Table 10.2. Summary of Major Theories of Personality
Roots of Personality
Free will self-actualization
Subjective feelings about self
Costa and McCrae
Big five, factor
Established patterns of behavior
Ways of thinking
As with any other kind of testing, reliability and validity are a concern in personality assessment. Reliability is often likened to consistency; reliable measures yield consistent, similar results even if the results are not accurate. Validity, on the other hand, means accuracy; a valid test measures what it purports to measure. See the testing chapter for a more detailed discussion of these issues.
Not surprisingly, psychologists’ methods of assessing people’s personalities differ depending upon their theoretical orientation. Some of the most common ways of measuring personality are described below along with the types of psychologists most likely to use them.
Projective tests are often used by psychoanalysts. They involve asking people to interpret ambiguous stimuli. For instance, the Rorschach inkblot test involves showing people a series of inkblots and asking them to describe what they see. The thematic apperception test (TAT) consists of a number of cards, each of which contains a picture of a person or people in an ambiguous situation. People are asked to describe what is happening in the pictures. Since both the inkblots and TAT cards are ambiguous, psychoanalysts reason that people’s interpretations reflect their unconscious thoughts. People are thought to project their unconscious thoughts onto the ambiguous stimuli. For instance, someone who is struggling with his or her unconscious aggressive impulses may be more likely to describe violent themes. Scoring projective tests, however, is a complicated process. For instance, the Rorschach test looks not only at the content people describe but also the way they hold and turn the card and whether they focus on the whole inkblot or just a portion of it. Many people believe that projective tests are particularly unreliable given that they rely so extensively on the therapists’ interpretations.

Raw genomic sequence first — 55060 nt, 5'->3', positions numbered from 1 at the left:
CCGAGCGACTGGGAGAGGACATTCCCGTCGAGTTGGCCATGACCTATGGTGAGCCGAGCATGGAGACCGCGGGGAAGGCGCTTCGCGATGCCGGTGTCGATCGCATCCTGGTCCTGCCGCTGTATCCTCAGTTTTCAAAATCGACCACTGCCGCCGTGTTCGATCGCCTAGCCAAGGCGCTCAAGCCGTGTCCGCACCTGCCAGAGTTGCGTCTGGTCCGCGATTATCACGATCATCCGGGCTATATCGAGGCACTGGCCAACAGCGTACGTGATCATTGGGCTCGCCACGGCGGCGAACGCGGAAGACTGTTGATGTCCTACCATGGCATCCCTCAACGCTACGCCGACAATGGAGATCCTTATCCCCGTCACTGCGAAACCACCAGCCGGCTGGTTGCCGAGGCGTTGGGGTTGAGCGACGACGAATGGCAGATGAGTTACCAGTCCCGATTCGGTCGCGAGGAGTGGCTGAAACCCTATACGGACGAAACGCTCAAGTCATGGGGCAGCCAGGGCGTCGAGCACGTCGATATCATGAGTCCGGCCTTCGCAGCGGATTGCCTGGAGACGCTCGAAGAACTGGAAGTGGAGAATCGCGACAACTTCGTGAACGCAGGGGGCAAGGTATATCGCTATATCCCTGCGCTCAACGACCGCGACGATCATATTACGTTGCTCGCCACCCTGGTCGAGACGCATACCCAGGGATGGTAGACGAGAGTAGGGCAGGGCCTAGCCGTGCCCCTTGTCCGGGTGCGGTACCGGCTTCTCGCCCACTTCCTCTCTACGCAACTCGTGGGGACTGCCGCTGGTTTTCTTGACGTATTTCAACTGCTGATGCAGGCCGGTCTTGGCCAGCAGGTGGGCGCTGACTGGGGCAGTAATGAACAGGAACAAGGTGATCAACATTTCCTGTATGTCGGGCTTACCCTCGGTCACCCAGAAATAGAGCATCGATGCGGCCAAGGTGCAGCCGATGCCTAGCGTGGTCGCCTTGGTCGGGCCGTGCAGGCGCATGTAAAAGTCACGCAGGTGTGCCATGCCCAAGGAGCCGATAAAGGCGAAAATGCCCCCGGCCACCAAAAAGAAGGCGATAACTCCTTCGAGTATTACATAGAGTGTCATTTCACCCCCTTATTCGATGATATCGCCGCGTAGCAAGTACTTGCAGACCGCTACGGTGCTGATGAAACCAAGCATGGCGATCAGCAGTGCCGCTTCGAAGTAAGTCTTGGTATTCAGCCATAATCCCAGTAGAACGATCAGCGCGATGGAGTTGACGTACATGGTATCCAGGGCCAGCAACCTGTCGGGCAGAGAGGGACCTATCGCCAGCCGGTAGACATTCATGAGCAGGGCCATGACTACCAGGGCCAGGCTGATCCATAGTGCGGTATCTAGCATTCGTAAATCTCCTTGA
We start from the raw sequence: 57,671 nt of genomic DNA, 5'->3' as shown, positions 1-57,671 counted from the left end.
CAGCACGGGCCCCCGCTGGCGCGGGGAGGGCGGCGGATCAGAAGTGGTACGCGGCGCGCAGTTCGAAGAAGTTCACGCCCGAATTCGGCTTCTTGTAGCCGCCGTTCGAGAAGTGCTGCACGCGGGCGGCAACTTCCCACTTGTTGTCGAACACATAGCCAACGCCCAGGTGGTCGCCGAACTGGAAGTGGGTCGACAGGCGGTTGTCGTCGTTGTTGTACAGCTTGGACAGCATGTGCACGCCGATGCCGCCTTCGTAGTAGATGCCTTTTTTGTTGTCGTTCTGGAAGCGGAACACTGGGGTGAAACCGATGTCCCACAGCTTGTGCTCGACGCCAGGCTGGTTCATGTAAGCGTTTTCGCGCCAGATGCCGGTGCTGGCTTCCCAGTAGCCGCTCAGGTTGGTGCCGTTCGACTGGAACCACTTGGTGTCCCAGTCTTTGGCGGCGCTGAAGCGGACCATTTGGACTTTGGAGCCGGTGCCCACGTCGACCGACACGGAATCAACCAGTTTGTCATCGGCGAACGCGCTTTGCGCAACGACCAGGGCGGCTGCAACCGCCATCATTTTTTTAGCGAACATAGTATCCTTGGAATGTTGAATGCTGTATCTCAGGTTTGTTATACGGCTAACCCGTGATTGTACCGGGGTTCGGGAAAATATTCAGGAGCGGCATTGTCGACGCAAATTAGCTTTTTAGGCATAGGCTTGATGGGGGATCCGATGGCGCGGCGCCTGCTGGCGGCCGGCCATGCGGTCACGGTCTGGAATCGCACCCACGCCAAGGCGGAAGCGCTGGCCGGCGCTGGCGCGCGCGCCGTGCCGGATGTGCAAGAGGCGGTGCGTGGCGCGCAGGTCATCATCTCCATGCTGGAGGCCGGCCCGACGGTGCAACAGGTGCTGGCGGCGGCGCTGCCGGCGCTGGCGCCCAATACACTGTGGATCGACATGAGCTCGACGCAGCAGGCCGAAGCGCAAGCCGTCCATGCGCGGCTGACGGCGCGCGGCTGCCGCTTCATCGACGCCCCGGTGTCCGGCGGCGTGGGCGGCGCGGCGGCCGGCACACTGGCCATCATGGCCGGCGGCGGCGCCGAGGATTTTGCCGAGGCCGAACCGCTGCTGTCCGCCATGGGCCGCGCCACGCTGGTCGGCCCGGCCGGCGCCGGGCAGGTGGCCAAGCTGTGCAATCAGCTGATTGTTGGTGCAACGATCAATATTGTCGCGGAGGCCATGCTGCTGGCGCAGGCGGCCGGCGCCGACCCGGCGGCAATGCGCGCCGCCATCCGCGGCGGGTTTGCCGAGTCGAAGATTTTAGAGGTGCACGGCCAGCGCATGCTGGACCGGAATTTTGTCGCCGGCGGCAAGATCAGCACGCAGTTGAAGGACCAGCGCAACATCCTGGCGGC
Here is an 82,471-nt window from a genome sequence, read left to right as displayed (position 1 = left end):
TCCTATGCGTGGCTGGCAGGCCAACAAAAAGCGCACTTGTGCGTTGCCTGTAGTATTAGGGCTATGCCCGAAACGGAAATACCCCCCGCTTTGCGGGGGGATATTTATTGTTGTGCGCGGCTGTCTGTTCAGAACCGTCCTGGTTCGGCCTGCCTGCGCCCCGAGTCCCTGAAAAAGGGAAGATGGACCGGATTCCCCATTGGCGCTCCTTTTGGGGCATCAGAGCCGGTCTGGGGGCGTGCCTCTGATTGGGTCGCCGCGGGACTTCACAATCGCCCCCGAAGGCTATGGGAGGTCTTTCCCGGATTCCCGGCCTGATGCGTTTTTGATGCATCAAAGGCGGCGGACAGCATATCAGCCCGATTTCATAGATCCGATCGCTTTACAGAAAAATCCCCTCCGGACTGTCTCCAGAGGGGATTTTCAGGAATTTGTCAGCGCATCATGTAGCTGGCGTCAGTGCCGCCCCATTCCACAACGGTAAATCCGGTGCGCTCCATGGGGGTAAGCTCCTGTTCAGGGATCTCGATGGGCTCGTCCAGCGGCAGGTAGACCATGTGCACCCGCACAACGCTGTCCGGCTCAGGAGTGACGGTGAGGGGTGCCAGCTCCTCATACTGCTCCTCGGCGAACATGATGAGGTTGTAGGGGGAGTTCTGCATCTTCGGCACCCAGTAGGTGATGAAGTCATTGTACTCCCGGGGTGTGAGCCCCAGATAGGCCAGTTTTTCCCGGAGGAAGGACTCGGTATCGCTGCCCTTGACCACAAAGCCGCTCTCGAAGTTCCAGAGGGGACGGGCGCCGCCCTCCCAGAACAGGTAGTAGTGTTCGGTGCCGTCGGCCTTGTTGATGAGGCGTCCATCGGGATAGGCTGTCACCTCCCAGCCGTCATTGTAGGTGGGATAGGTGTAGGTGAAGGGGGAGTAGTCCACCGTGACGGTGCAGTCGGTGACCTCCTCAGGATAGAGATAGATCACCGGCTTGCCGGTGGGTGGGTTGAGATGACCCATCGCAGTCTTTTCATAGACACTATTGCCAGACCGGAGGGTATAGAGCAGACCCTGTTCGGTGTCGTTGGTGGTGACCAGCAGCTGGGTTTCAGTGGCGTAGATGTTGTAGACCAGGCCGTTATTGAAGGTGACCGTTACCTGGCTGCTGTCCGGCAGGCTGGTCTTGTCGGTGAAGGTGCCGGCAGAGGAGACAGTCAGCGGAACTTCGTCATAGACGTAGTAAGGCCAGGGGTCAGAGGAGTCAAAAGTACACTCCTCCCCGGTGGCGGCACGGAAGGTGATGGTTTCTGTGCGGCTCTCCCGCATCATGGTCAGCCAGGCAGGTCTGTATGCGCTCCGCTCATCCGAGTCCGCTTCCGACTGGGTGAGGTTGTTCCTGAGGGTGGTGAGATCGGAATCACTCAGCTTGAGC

A far simpler and more widespread method of personality assessment is to use self-report inventories. Self-report inventories are essentially questionnaires that ask people to provide information about themselves. Many different kinds of psychologists, such as humanistic psychologists, trait theorists, and cognitive-behavioral psychologists, might use self-report inventories as one means by which to gather data about someone. These kinds of tests are often referred to as objective personality tests since people’s scores are determined simply by their answers and are thus unlikely to be affected by evaluator bias. An interview, on the other hand, is a subjective assessment. Although such subjectivity decreases reliability and opens the door to bias, some believe that subjective measures yield richer and more valid data.